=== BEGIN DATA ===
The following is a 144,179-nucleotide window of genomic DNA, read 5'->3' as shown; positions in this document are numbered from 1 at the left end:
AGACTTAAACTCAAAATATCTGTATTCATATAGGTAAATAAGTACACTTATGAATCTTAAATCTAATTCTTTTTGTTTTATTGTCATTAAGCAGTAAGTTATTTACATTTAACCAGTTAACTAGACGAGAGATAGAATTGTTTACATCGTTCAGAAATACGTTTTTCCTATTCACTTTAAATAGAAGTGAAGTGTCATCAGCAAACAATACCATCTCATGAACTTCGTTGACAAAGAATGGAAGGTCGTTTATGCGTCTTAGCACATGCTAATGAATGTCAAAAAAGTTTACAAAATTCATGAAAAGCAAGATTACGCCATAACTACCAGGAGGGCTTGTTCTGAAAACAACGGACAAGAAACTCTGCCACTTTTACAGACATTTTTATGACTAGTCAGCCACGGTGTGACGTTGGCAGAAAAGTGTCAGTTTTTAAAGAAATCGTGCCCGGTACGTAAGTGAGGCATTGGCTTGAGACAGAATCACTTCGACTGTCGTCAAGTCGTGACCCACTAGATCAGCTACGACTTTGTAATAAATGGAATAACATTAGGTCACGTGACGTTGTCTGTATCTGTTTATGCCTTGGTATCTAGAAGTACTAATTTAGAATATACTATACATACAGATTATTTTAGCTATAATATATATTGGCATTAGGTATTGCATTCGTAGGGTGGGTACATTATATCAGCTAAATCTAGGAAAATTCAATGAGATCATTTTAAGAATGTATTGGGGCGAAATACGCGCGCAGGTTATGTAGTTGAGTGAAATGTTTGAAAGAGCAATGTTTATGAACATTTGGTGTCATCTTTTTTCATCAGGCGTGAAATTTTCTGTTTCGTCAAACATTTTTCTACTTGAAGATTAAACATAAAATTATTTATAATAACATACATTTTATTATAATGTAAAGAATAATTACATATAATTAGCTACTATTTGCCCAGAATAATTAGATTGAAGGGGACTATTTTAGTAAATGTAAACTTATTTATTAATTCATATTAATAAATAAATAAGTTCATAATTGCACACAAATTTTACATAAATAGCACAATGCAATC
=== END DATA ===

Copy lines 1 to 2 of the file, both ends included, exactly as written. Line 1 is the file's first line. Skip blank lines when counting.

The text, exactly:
The following is a 144,179-nucleotide window of genomic DNA, read 5'->3' as shown; positions in this document are numbered from 1 at the left end:
AGACTTAAACTCAAAATATCTGTATTCATATAGGTAAATAAGTACACTTATGAATCTTAAATCTAATTCTTTTTGTTTTATTGTCATTAAGCAGTAAGTTATTTACATTTAACCAGTTAACTAGACGAGAGATAGAATTGTTTACATCGTTCAGAAATACGTTTTTCCTATTCACTTTAAATAGAAGTGAAGTGTCATCAGCAAACAATACCATCTCATGAACTTCGTTGACAAAGAATGGAAGGTCGTTTATGCGTCTTAGCACATGCTAATGAATGTCAAAAAAGTTTACAAAATTCATGAAAAGCAAGATTACGCCATAACTACCAGGAGGGCTTGTTCTGAAAACAACGGACAAGAAACTCTGCCACTTTTACAGACATTTTTATGACTAGTCAGCCACGGTGTGACGTTGGCAGAAAAGTGTCAGTTTTTAAAGAAATCGTGCCCGGTACGTAAGTGAGGCATTGGCTTGAGACAGAATCACTTCGACTGTCGTCAAGTCGTGACCCACTAGATCAGCTACGACTTTGTAATAAATGGAATAACATTAGGTCACGTGACGTTGTCTGTATCTGTTTATGCCTTGGTATCTAGAAGTACTAATTTAGAATATACTATACATACAGATTATTTTAGCTATAATATATATTGGCATTAGGTATTGCATTCGTAGGGTGGGTACATTATATCAGCTAAATCTAGGAAAATTCAATGAGATCATTTTAAGAATGTATTGGGGCGAAATACGCGCGCAGGTTATGTAGTTGAGTGAAATGTTTGAAAGAGCAATGTTTATGAACATTTGGTGTCATCTTTTTTCATCAGGCGTGAAATTTTCTGTTTCGTCAAACATTTTTCTACTTGAAGATTAAACATAAAATTATTTATAATAACATACATTTTATTATAATGTAAAGAATAATTACATATAATTAGCTACTATTTGCCCAGAATAATTAGATTGAAGGGGACTATTTTAGTAAATGTAAACTTATTTATTAATTCATATTAATAAATAAATAAGTTCATAATTGCACACAAATTTTACATAAATAGCACAATGCAATC